Israel and Palestine should work together to create a stronger peace plan

Trump’s plan was good, however, unity between the nation-states would bring harmony to millions.

Hannah Dilanchyan, Staff Writer

“We say a thousand times over: no, no, no.” 

On January 28, Mahmoud Abbas, the president of the Palestinian Authority, denounced the peace plan that U.S. President Donald Trump and Israeli President Benjamin Netanyahu created, since it required Palestine to give up their land in the West Bank. According to the New York Times, Abbas criticized this peace plan.

The land borders will be redrawn if this peace plan is enacted. Israel would get full custody of the city of Jerusalem, which is a location of importance for Jews, Christians and Muslims. The capital of Palestine would fall outside of Jerusalem in small neighboring cities, according to Vox

The peace plan gives more territory to Israel, leaving the West Bank and Gaza strip for Palestine and connecting the two through a West Bank-Gaza tunnel. Throughout history, the holy land has been highly contested by both Israelis and Palestinians. Each claim they have a right to the same terrain.

Israel was officially established as a nation in 1948 after the Jewish Agency proclaimed it as a state. At the same time, the United Nations drew up plans and voted for the partition of Palestine, despite Arab disapproval. 

This plan that Trump and Netanyahu have proposed is historic. It is an opportunity for peace to replace the lingering violence in the region. However, it is vital for all three countries to work together instead of refusing to communicate with each other. Abbas must work with Trump and Netanyahu in order to create a stronger, more equitable plan that Palestine and Israel can both consent to. 


A long-sought peace could finally happen. However, this plan does not have approval from all parties involved. Al Jazeera reports that Abbas called this plan a “disgrace.” He refuses to receive letters or calls from Trump about the plan and has ignored the president since Trump’s proposal in 2017 to move the U.S. Embassy from Israel to Jerusalem. In order to reach a more favorable proposal, Abbas must communicate with both Trump and Netanyahu, as the decision must be made by both Palestinian and Israeli leaders in order to ensure peace and success.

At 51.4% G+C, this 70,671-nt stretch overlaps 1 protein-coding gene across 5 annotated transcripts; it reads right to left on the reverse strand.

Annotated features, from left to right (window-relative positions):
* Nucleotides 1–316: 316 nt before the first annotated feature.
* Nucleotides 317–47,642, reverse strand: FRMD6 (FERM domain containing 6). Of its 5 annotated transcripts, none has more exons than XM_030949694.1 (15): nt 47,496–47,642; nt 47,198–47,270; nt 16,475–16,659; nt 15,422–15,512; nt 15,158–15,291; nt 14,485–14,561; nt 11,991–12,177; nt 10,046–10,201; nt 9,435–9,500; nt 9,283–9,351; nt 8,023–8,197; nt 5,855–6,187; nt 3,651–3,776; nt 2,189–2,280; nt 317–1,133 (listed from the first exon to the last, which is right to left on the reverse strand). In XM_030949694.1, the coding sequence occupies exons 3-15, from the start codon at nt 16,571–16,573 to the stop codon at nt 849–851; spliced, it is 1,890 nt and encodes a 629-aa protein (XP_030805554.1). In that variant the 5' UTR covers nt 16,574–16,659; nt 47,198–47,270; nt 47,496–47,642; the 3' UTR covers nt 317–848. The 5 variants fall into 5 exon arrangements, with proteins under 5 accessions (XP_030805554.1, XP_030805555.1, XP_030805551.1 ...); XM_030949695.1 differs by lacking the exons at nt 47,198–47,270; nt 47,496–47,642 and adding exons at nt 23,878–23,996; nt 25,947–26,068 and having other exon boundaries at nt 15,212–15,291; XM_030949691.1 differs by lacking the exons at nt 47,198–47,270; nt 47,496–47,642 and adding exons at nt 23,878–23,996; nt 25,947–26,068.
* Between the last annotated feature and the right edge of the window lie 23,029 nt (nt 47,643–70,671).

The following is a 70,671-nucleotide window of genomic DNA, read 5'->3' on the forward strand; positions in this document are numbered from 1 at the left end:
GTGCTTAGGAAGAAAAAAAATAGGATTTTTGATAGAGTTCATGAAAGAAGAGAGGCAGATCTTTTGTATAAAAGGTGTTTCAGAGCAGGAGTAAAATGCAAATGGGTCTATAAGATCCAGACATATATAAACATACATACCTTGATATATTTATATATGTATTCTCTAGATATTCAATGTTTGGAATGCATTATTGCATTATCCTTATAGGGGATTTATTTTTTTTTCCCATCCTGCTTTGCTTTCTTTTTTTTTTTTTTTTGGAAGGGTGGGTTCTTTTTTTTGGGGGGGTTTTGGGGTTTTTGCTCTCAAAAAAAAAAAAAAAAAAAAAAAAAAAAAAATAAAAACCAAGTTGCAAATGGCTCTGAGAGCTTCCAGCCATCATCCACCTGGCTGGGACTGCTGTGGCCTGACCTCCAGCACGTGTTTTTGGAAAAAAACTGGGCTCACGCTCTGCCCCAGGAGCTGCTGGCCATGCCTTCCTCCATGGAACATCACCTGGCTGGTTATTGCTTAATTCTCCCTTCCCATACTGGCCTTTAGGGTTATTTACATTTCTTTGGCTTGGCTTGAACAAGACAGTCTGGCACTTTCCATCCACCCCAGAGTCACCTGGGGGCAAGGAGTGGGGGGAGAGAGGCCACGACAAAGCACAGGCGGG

It’s no secret that Netanyahu and Trump are allies. The Los Angeles Times coins their relationship as a “bromance.” Maintaining a peaceful relationship with Israel is a smart move, but Trump should also be mindful of Palestinians’ needs. If he is able to bring peace to the region, he should be applauded. However, the primary responsibility of this resolution should rest on Israel and Palestine. 


There is nothing simple about the history of these nations. There is long-standing violence, pain and anger. Both sides will do whatever they can to protect themselves and their territory. While most Christians sympathize with their Israeli brothers, it is only fair to consider both sides of this debate. As Christians, we should desire to cultivate and maintain peace for all people. 

What would a fair deal look like? I doubt any one person can answer that question. The land shared between the two is full of historical and religious landmarks, homes of both Palestinians and Israelis, and the desire of many citizens is reconciliation. If the two nation-states can put aside their differences and mediate a peace plan they both agree on, future generations will grow up in peace—with neighbors who are, after all, more like them than not.

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